Sunday afternoon found me in the vegetable garden staking and typing up tomatoes. I can’t believe how fast they grew. Only two weeks ago I examined their lush foliage, but they stood only about a foot tall, and the original strips of old sheets I’d used to tie their stems to the tobacco stakes gleaned from a neighbor’s barn clean out seemed sufficient. I mowed the lawn and let Shadow play in the fenced in garden. Every time I ran the push mower down the grassy paths between the raised beds, I noticed how odd the tomato plants looked. It took me a few more passes around the garden before I realized the unruly plants had toppled and tangled all over themselves, bending, twisting and growing into one mat of greenery.
Gardening is a meditative act for me. While I’m gardening, I’m meditating. I find my mind quieting. Chatter slows, then stops. I hear only bird song, the hum of bees in the clover, Shadow snuffling around the garden or rolling happily on the grassy paths, kicking her solid feet in the air in glee, doing air bicycles like an old-fashioned girls school gymnastics class. As I untangled snarls of tomato branches and gently coaxed the stems back to the tomato stakes, the sharp green smell of growing tomato plans drifted me back in time to my grandmother’s garden.
I’ve written a bit about my father’s mother, my grandma who spoke mostly German and who lovingly tended her little garden in Bellerose, creating heaven on earth for a woman uprooted from her own little farm near Bremen as a teenager. She loved her garden and especially her tomato plants. I remember happily following her skirts around the garden, watching as she pulled strips of cloth from the pocket of her apron and tied tomatoes to stakes in her garden.
My grandma always said things to me as a girl that I found odd. “Make sure you can always grow your own food!” she would admonish, pointing proudly to her little apple trees and pear trees growing in her Queens, New York City backyard. She grew so many vegetables in that European-style kitchen garden that she canned tomato soup, tomatoes, tomato sauce, pears, you name it. My dad built her shelves in the basement for her canned goods.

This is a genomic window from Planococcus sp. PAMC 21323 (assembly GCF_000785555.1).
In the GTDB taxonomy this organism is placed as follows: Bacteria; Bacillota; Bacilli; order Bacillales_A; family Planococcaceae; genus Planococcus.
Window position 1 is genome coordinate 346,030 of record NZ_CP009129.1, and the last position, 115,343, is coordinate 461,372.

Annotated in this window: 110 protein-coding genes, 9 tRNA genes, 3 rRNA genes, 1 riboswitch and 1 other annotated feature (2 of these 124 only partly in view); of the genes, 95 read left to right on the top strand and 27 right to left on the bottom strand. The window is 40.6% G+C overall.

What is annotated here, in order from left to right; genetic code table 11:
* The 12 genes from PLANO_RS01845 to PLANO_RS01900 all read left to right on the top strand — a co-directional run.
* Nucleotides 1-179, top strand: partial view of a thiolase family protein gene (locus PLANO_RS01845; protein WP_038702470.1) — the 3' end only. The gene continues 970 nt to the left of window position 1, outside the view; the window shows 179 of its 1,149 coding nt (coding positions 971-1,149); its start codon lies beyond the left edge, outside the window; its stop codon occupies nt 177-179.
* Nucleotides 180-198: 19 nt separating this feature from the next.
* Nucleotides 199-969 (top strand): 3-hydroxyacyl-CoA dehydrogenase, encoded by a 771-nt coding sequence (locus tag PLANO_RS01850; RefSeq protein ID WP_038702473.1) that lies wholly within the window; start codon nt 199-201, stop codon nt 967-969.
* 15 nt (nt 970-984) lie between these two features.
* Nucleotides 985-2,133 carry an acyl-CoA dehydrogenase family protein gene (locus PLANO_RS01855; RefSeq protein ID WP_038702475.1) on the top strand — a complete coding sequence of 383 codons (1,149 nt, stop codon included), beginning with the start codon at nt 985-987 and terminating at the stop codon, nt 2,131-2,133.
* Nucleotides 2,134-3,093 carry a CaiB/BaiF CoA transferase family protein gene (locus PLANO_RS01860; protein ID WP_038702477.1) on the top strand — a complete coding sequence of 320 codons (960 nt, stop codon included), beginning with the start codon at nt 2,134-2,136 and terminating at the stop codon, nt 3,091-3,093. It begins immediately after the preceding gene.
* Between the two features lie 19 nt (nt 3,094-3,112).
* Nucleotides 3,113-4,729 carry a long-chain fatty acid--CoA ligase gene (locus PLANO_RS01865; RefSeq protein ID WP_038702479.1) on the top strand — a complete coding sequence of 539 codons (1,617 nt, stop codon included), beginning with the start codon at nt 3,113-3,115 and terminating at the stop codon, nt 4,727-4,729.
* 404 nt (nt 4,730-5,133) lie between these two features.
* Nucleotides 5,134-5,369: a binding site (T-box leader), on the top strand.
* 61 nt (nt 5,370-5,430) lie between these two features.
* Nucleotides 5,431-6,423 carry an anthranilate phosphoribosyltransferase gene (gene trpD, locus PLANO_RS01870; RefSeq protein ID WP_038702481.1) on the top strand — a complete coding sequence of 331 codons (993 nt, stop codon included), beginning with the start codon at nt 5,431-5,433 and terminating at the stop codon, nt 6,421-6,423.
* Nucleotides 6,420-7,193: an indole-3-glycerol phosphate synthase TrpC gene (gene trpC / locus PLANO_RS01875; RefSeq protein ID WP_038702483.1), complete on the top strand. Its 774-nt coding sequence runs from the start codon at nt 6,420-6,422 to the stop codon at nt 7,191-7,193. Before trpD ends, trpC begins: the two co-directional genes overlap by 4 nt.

It wasn’t until many years later that my grandmother’s statements clicked into place for me like puzzle pieces locking and forming a picture. I’d come across a photograph of the ship that took my grandmother and her two sisters, Augusta and Marie, from Bremen to the United States in the early 1920s. She had docked at Ellis Island like many other immigrants. I had once asked her in childish curiosity, “Grandma, why did you come to the United States?”
“A loaf of bread,” she told me, “Cost a wheelbarrow full of money.”
I didn’t understand what she meant, but studying the photos on Ancestry.com of other immigrants around that time and understanding today what the words “runaway inflation” means I got a glimpse of my grandmother’s life in Germany before, during and immediately after World War I. She never spoke about the war or how it affected the farm she lived on; but she knew what hunger was, and she knew how governments could fail, and she knew how insanity could lead men to lead their countries into chaos, war, bankruptcy and insanity.
Grandma was wise. When she pointed to her garden and said, “Always grow your own food,” she made a far more important speech than any politician trumpeting about freedom on a bunting-draped stage. The right to grow your own food, the ability to ensure your family will be fed – this is a fundamental right that I take for granted. Living in a peaceful, stable country, with the ability to grow my own food, preserve it, and ensure that my family will be fed…this is a freedom my grandma understood.
Staking tomatoes always makes me think of my grandmother, and I know this week as I face the prospect of canning beets from the garden, the canning pot and its rituals will also remind me of my grandmother. I am so grateful that I had real, honest to goodness elders in the garden to learn from – my grandmother, Mr. Hoffman, my dad – to teach me the rituals and values of the soil.